"It seemed it was about the strongest in the Newell area," Pajorlie said. "There were trees down and lot of broken windows."

The storm slowly weakened, with reports of dime-sized hail in eastern Meade County, and finally dissipated near Kadoka, Pajorlie said.

'Picking up the pieces'

Newell Hardware Store owner Julie VanDerBoom reopened the store minutes after the storm passed to provide sheets of plywood for those needing to cover smashed windows.

Butte County Sheriff Fred Lamphere had ordered plywood to be brought in from Belle Fourche and given to those who needed it, she said.

"We stayed open until people quit coming," VanDerBoom said.

Newell Mayor Mike Keolker said he didn't know of any injuries suffered from the storm. "I think I would have heard by now if there were any," he said.

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Keolker said a wind gauge at the Butte Electric Co. office in Newell recorded a 93 mph blast just before it failed.

After devastating Newell, the storm continued its march to the southeast, ruining fields of corn just ready to be picked, stripping row after row of soybeans and sorghum fields.

Betty Pauley took stock of broken windows, trees that had lost leaves and especially mourned the loss of her flower garden at her rural home east of Vale.

"I had beautiful flowers yesterday," she said. "Today, I'm picking up the pieces and trying to figure out how we're going to get the windows fixed."

She said she felt worse for the renters on her fields who likely lost most of their corn crop to the whim of Mother Nature.

"This is South Dakota. It hails," said Pauley, 88. "But I wouldn't want to live anywhere else."

Harlan Schnell lives another half-mile east of Pauley on Valley Township Road. Also retired, his home also borders irrigated corn fields he rents for others to farm.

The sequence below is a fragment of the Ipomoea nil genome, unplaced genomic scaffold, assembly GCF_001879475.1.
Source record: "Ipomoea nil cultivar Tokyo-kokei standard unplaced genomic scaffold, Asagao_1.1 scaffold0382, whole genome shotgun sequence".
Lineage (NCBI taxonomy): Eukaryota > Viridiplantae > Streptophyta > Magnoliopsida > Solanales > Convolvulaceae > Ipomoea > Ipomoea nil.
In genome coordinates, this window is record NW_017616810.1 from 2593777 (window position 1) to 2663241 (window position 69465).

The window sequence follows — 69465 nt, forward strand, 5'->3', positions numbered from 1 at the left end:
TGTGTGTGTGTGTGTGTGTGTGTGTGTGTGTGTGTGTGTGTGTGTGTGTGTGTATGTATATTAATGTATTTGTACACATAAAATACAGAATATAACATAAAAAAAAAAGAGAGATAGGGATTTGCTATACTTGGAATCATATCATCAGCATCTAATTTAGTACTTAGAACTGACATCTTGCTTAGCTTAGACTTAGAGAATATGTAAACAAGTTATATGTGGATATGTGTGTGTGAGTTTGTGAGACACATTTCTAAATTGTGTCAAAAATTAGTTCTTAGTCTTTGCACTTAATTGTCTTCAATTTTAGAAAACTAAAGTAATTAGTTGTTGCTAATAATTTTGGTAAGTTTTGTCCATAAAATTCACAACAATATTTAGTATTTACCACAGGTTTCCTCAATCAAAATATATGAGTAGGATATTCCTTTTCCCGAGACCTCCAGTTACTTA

Corn that stood more than 6 feet high on Tuesday was little more than knee-high stalks Wednesday.

"This corn over here was just as high as your head and tasseling out," he said. "It was looking pretty good."

Schnell's garden looked worse, with what had looked to be a fine crop of summer squash now riddled with gouges and holes.

"There will be a few potatoes, but everything really got hammered," Schnell said.

Still further east on 136th Avenue, Kaylie Cox said her family sweet corn business took a heavy hit, with 18 acres of corn just ready to be picked lost to the storm.

"Actually we were going to start selling sweet corn this Saturday," Cox said.

The Coxs also lost 900 tomato plants and 40 acres of alfalfa. A field of sorghum just south of their home was beaten beyond recognition. A large water tank was tipped over in the wind.

Schnell, like most Butte County residents, was philosophical about the storm. It was just two years ago that another hail storm caused major damage further west in Belle Fourche and Nisland. 

"Mother Nature just had a hiccup," Schnell said.